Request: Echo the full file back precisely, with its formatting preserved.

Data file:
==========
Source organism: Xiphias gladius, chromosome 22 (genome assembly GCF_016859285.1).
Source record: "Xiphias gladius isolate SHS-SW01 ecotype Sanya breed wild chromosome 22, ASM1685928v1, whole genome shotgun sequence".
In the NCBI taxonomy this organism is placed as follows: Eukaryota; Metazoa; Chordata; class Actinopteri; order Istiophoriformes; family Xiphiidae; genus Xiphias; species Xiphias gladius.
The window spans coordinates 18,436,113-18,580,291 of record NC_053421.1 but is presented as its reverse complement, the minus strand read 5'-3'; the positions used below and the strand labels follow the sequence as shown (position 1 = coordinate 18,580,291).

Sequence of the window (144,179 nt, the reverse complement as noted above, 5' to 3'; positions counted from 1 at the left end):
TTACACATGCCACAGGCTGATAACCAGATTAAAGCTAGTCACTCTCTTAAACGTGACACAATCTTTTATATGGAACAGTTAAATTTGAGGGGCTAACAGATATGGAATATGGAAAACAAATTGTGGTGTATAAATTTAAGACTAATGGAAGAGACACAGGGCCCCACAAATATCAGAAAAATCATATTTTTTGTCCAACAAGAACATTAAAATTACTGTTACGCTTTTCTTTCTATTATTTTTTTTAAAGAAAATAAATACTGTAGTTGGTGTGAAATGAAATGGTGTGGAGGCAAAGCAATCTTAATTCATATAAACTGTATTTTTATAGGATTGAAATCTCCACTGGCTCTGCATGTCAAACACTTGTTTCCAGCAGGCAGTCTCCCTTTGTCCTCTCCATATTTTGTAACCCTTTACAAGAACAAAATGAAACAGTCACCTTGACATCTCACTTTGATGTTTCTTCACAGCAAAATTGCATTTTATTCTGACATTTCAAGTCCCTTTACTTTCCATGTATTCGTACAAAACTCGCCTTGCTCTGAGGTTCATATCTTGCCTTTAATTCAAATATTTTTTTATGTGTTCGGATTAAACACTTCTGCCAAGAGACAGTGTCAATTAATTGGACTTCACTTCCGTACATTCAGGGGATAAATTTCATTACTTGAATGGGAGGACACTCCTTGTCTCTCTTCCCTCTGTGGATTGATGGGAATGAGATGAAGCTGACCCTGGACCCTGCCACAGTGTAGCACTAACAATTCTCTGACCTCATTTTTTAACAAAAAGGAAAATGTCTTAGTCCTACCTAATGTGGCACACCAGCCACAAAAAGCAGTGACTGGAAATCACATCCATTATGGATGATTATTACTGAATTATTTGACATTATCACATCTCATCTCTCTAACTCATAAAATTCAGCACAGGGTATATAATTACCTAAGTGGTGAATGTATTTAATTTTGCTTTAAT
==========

Source organism: Xiphias gladius, chromosome 22 (genome assembly GCF_016859285.1).
Source record: "Xiphias gladius isolate SHS-SW01 ecotype Sanya breed wild chromosome 22, ASM1685928v1, whole genome shotgun sequence".
In the NCBI taxonomy this organism is placed as follows: Eukaryota; Metazoa; Chordata; class Actinopteri; order Istiophoriformes; family Xiphiidae; genus Xiphias; species Xiphias gladius.
The window spans coordinates 18,436,113-18,580,291 of record NC_053421.1 but is presented as its reverse complement, the minus strand read 5'-3'; the positions used below and the strand labels follow the sequence as shown (position 1 = coordinate 18,580,291).

Sequence of the window (144,179 nt, the reverse complement as noted above, 5' to 3'; positions counted from 1 at the left end):
TTACACATGCCACAGGCTGATAACCAGATTAAAGCTAGTCACTCTCTTAAACGTGACACAATCTTTTATATGGAACAGTTAAATTTGAGGGGCTAACAGATATGGAATATGGAAAACAAATTGTGGTGTATAAATTTAAGACTAATGGAAGAGACACAGGGCCCCACAAATATCAGAAAAATCATATTTTTTGTCCAACAAGAACATTAAAATTACTGTTACGCTTTTCTTTCTATTATTTTTTTTAAAGAAAATAAATACTGTAGTTGGTGTGAAATGAAATGGTGTGGAGGCAAAGCAATCTTAATTCATATAAACTGTATTTTTATAGGATTGAAATCTCCACTGGCTCTGCATGTCAAACACTTGTTTCCAGCAGGCAGTCTCCCTTTGTCCTCTCCATATTTTGTAACCCTTTACAAGAACAAAATGAAACAGTCACCTTGACATCTCACTTTGATGTTTCTTCACAGCAAAATTGCATTTTATTCTGACATTTCAAGTCCCTTTACTTTCCATGTATTCGTACAAAACTCGCCTTGCTCTGAGGTTCATATCTTGCCTTTAATTCAAATATTTTTTTATGTGTTCGGATTAAACACTTCTGCCAAGAGACAGTGTCAATTAATTGGACTTCACTTCCGTACATTCAGGGGATAAATTTCATTACTTGAATGGGAGGACACTCCTTGTCTCTCTTCCCTCTGTGGATTGATGGGAATGAGATGAAGCTGACCCTGGACCCTGCCACAGTGTAGCACTAACAATTCTCTGACCTCATTTTTTAACAAAAAGGAAAATGTCTTAGTCCTACCTAATGTGGCACACCAGCCACAAAAAGCAGTGACTGGAAATCACATCCATTATGGATGATTATTACTGAATTATTTGACATTATCACATCTCATCTCTCTAACTCATAAAATTCAGCACAGGGTATATAATTACCTAAGTGGTGAATGTATTTAATTTTGCTTTAAT